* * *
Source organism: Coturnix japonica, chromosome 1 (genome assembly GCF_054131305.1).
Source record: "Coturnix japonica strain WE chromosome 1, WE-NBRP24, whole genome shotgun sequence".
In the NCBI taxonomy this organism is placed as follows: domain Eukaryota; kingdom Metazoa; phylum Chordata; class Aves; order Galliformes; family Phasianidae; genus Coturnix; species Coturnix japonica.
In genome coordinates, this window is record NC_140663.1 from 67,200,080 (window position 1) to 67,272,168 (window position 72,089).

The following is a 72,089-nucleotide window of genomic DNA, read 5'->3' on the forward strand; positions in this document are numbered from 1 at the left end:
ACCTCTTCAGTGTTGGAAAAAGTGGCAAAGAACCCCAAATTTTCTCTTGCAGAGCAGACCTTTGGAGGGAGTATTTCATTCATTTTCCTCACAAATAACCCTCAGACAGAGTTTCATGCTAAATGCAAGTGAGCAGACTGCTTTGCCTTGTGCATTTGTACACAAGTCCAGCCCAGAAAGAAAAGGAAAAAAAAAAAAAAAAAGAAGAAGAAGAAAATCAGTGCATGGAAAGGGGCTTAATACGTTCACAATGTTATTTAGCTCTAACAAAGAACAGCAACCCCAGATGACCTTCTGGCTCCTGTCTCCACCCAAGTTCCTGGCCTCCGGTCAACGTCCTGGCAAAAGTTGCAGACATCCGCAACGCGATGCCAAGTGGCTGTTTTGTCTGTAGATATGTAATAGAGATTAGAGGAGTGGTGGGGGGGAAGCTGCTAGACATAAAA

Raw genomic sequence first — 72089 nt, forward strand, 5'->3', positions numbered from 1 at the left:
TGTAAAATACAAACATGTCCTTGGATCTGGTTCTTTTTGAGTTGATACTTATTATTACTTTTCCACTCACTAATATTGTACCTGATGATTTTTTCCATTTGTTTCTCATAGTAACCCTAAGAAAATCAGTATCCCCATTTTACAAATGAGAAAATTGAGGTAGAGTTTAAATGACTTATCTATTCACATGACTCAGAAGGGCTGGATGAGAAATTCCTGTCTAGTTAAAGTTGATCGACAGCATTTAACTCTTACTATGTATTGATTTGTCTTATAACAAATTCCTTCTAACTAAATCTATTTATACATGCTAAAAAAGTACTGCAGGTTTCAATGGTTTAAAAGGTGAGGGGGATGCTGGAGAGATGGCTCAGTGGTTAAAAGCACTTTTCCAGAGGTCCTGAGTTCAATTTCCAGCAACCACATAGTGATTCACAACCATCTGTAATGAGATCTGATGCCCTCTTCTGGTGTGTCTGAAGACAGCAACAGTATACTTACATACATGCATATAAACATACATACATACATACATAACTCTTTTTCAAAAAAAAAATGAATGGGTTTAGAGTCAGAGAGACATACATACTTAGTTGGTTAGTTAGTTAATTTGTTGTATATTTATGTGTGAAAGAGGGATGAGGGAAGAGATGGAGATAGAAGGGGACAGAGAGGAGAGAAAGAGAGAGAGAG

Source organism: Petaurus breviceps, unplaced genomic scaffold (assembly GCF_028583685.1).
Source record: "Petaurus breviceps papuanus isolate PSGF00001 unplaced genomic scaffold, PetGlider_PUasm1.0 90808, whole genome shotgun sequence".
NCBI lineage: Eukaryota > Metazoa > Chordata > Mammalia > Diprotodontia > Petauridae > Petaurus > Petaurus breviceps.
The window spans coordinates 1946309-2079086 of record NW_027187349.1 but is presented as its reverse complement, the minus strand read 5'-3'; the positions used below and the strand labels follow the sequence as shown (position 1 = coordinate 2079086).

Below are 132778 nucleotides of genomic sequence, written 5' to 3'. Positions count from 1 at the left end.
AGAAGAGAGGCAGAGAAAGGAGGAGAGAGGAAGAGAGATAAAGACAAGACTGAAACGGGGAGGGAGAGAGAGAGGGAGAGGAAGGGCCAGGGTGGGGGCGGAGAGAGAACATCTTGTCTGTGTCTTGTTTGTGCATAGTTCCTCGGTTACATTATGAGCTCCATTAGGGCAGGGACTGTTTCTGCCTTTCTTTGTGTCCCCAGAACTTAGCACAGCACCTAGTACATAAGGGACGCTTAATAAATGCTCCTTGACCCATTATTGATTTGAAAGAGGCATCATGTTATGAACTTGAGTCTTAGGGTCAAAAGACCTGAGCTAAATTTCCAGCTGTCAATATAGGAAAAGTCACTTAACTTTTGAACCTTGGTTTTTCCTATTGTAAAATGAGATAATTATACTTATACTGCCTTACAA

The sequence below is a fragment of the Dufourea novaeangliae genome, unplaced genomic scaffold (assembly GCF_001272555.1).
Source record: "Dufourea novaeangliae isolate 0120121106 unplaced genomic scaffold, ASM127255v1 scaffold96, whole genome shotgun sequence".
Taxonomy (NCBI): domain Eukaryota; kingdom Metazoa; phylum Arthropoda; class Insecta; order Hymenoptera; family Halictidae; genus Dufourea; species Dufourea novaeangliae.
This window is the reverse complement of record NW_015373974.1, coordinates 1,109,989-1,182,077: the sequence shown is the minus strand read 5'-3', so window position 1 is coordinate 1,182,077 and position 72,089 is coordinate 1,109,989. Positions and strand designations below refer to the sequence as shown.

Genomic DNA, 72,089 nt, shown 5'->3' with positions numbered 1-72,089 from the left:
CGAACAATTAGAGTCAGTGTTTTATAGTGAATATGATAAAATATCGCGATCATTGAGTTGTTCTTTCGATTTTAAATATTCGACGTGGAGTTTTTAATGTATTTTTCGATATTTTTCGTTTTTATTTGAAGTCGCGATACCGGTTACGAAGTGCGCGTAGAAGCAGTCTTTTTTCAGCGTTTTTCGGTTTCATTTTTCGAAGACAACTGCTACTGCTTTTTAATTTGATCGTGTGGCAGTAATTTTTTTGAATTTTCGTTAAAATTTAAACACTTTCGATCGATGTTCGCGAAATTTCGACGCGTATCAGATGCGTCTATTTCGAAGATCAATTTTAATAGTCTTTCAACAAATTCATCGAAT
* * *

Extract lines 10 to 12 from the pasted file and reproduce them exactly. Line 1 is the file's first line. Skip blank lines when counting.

Source record: "Petaurus breviceps papuanus isolate PSGF00001 unplaced genomic scaffold, PetGlider_PUasm1.0 90808, whole genome shotgun sequence".
NCBI lineage: Eukaryota > Metazoa > Chordata > Mammalia > Diprotodontia > Petauridae > Petaurus > Petaurus breviceps.
The window spans coordinates 1946309-2079086 of record NW_027187349.1 but is presented as its reverse complement, the minus strand read 5'-3'; the positions used below and the strand labels follow the sequence as shown (position 1 = coordinate 2079086).